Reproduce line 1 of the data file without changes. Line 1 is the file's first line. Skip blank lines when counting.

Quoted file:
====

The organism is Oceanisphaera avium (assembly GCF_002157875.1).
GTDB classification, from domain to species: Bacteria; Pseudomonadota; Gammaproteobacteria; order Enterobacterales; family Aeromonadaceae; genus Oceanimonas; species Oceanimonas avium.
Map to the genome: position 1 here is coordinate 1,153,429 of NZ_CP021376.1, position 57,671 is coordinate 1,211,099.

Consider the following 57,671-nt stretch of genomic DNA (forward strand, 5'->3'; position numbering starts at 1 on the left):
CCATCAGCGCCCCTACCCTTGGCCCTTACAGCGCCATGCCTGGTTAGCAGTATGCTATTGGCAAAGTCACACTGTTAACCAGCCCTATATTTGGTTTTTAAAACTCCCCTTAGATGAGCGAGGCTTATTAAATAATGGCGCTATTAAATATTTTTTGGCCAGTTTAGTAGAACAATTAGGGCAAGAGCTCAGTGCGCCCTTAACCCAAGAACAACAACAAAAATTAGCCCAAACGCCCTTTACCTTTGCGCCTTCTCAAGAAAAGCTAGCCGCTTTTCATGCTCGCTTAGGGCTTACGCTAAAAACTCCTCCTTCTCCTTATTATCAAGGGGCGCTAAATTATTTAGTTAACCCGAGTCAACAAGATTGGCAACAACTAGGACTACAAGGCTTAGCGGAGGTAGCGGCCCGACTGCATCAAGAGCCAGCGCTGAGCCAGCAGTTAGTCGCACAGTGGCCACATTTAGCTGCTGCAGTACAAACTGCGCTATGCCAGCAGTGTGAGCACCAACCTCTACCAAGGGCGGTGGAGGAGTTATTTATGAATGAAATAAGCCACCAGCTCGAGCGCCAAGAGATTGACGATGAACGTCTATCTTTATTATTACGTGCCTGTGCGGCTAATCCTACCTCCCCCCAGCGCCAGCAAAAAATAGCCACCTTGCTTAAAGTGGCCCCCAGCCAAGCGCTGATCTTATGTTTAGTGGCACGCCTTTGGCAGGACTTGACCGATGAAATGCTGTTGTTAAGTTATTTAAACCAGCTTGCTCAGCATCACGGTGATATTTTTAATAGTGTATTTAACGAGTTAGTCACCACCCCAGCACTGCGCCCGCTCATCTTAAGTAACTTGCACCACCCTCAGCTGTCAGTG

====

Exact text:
The organism is Oceanisphaera avium (assembly GCF_002157875.1).